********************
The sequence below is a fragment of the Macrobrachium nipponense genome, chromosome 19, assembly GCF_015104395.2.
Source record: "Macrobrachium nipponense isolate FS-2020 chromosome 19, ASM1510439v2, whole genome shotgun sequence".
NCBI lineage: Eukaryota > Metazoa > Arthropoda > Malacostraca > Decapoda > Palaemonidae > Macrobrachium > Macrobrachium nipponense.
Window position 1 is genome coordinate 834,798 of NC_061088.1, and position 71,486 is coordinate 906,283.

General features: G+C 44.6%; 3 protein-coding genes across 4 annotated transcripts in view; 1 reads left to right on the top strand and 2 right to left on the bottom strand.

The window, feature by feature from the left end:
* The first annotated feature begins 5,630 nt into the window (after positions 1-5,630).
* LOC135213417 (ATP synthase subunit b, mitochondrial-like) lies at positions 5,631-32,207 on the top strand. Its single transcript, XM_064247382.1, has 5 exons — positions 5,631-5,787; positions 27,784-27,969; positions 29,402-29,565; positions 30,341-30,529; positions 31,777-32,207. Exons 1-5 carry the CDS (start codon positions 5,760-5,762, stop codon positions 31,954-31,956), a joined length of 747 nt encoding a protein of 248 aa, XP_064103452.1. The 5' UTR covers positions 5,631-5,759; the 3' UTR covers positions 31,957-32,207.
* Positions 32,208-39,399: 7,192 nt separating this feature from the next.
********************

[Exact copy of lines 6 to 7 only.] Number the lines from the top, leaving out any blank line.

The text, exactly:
The window, feature by feature from the left end:
* The first annotated feature begins 5,630 nt into the window (after positions 1-5,630).